< 0.001). On the other hand, green tea consumption was not associated with BMI or VAT.
The multivariate-adjusted ORs for obesity, visceral obesity, and metabolic syndrome according to daily consumption of coffee and green tea are shown in Table 4
. For the logistic regression analysis, consumption of coffee or green tea less than once daily was used as the reference. Dependent variables were consumption more than once per day and then adjusted for nine confounders. Neither coffee nor green tea consumption was associated with obesity. Coffee consumption was associated with significantly lower proportions of visceral obesity (OR: 0.746, CI: 0.588–0.947) and metabolic syndrome (OR: 0.706, CI: 0.565–0.882). On the other hand, green tea consumption was not associated with visceral obesity (OR: 1.105, CI: 0.885–1.380) or metabolic syndrome (OR: 0.980, CI: 0.796–1.206).
Next, we examined the effects of a combination of breakfast bread consumption and coffee and green tea consumption. The combination of drinking coffee more than once per day and eating bread at breakfast time was associated with significantly lower proportions of all dependent variables: obesity (OR: 0.613, CI: 0.500–0.751) (p
= 0.911 for interaction), visceral obesity (OR: 0.549, CI: 0.425–0.710) (p
= 0.991 for interaction), and metabolic syndrome (OR: 0.586, CI: 0.464–0.741) (p
= 0.792 for interaction). The combination of drinking green tea more than once per day and eating bread at breakfast time was associated with significantly lower proportions of obesity (OR: 0.645, CI: 0.504–0.825) (p
= 0.832 for interaction) and metabolic syndrome (OR: 0.659, CI: 0.499–0.870) (p
= 0.850 for interaction). The results of two-way ANOVA also showed that the interaction of bread consumption at breakfast time with coffee and green tea consumption had no significant effect on VAT (p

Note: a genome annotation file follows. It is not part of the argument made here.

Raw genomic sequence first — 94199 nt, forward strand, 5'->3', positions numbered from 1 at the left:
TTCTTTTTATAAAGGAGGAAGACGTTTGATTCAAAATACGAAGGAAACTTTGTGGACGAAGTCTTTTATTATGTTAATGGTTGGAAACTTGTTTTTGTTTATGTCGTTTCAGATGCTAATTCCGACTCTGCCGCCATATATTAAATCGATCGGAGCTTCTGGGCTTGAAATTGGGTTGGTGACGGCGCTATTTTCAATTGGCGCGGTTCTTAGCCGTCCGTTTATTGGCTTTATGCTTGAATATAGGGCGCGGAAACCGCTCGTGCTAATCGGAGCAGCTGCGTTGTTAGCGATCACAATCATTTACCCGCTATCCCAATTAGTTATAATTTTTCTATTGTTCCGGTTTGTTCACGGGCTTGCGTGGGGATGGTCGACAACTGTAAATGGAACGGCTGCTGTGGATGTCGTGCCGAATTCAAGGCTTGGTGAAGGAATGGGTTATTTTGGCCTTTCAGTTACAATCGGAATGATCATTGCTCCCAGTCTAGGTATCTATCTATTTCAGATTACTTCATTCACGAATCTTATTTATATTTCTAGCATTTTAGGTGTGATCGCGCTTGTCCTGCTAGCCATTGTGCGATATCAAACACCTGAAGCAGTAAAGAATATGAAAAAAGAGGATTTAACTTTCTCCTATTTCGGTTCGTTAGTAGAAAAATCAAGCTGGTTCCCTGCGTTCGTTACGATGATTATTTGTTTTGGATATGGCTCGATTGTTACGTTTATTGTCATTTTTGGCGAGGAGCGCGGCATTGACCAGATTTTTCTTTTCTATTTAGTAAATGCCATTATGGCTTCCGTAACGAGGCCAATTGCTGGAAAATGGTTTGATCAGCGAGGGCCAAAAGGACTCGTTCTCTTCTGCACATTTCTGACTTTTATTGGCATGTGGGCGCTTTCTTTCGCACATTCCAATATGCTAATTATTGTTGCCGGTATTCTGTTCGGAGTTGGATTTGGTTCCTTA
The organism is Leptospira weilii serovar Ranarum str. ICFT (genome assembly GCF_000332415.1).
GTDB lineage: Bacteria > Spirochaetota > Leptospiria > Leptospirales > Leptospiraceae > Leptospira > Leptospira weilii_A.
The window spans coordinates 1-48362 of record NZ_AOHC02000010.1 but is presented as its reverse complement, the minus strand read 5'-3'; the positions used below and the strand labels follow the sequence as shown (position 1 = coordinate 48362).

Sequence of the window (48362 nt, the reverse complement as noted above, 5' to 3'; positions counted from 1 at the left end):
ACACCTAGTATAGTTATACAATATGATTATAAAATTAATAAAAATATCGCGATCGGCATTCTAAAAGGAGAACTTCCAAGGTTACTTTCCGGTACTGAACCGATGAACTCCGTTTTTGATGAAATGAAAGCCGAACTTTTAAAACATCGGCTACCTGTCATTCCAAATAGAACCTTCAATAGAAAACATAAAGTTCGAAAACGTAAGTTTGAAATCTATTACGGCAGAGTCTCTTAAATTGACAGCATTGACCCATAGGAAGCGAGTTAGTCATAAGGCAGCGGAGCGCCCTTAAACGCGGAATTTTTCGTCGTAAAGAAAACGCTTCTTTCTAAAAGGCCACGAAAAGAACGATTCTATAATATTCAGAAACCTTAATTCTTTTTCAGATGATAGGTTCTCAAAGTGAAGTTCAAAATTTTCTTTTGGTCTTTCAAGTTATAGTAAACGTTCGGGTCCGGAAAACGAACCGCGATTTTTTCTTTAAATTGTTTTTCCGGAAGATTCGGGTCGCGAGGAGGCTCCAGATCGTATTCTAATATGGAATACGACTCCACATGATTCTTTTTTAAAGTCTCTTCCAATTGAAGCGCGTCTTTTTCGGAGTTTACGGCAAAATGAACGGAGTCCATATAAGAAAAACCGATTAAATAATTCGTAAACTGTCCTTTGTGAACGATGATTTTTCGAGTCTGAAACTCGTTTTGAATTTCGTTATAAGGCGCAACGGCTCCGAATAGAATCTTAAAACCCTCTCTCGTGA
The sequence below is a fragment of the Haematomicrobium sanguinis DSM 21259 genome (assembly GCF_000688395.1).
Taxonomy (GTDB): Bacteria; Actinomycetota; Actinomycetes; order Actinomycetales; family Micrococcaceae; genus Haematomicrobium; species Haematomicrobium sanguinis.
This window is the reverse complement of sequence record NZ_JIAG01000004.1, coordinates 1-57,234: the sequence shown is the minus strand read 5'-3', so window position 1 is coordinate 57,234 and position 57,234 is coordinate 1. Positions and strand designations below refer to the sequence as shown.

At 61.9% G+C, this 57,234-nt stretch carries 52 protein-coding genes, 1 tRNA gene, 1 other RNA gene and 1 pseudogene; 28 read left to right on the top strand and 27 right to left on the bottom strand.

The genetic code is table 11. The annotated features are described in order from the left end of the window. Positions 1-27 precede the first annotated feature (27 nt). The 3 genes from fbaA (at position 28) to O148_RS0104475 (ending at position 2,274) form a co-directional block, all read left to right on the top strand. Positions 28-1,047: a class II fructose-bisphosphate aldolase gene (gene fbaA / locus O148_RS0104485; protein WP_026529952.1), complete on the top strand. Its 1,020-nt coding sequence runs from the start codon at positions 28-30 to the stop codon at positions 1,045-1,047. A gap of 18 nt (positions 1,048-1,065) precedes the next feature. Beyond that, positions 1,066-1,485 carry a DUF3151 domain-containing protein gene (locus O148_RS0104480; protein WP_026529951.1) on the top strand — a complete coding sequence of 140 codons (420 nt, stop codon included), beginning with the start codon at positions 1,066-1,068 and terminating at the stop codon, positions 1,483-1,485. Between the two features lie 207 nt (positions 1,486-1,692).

= 0.236 and p
= 0.985, respectively). To clarify the interaction between breakfast time bread consumption and obesity, visceral obesity, and metabolic syndrome, we examined the effect on each independent variable according to whether coffee and green tea were consumed in Supplemental Table S1
. Bread consumption at breakfast time was not associated with visceral obesity and metabolic syndrome when coffee consumption was less than 1 time/day.
Coffee consumption is known to lower the risks of metabolic and cardiovascular conditions [4
]. However, studies regarding the relationship between daily consumption of this beverage and VAT remain scarce, as VAT measurement requires diagnostic imaging. The results of the present study confirmed that each cup increment in daily coffee consumption was associated with a 1.652 cm2
lower VAT. Daily coffee consumption was associated with a 25.4% decrease in visceral obesity and a 29.4% decrease in metabolic syndrome. Furthermore, in addition to consumption of coffee at least once per day, the eating of bread at breakfast time was associated with a 45.1% decrease in visceral obesity and a 41.4% decrease in metabolic syndrome, although there was no interaction between coffee and bread.
In contrast, daily green tea consumption showed no significant association with lower visceral obesity or metabolic syndrome. Eating bread at breakfast time slightly enhanced the reduction effects of green tea on obesity and metabolic syndrome. This study suggests that the simple dietary habits of consuming coffee daily and eating bread at breakfast time significantly decrease VAT and are associated with lower visceral obesity and lower prevalence of metabolic syndrome. This study is the first to report a relationship between daily coffee consumption and visceral fat levels in a large population.
The anti-obesity effects of coffee and green tea have been shown in many basic molecular studies. Coffee has more than 1000 components, including caffeine and polyphenols such as chlorogenic acid. Green tea also contains various components, including caffeine and catechins such as epigallocatechin-3-gallate (EGCG). Caffeine, found in both coffee and green tea, has been determined to influence the energy balance in the body by increasing energy expenditure and decreasing energy intake [19
]. Therefore, it has potential to be useful as a regulator of body weight. Furthermore, previous research has related the role of chlorogenic acid with glucose and lipid metabolism [20
]. A randomized controlled trial showed that consumption of high-chlorogenic-acid coffee for 12 weeks by obese adults reduced VAT, BMI and waist circumference [21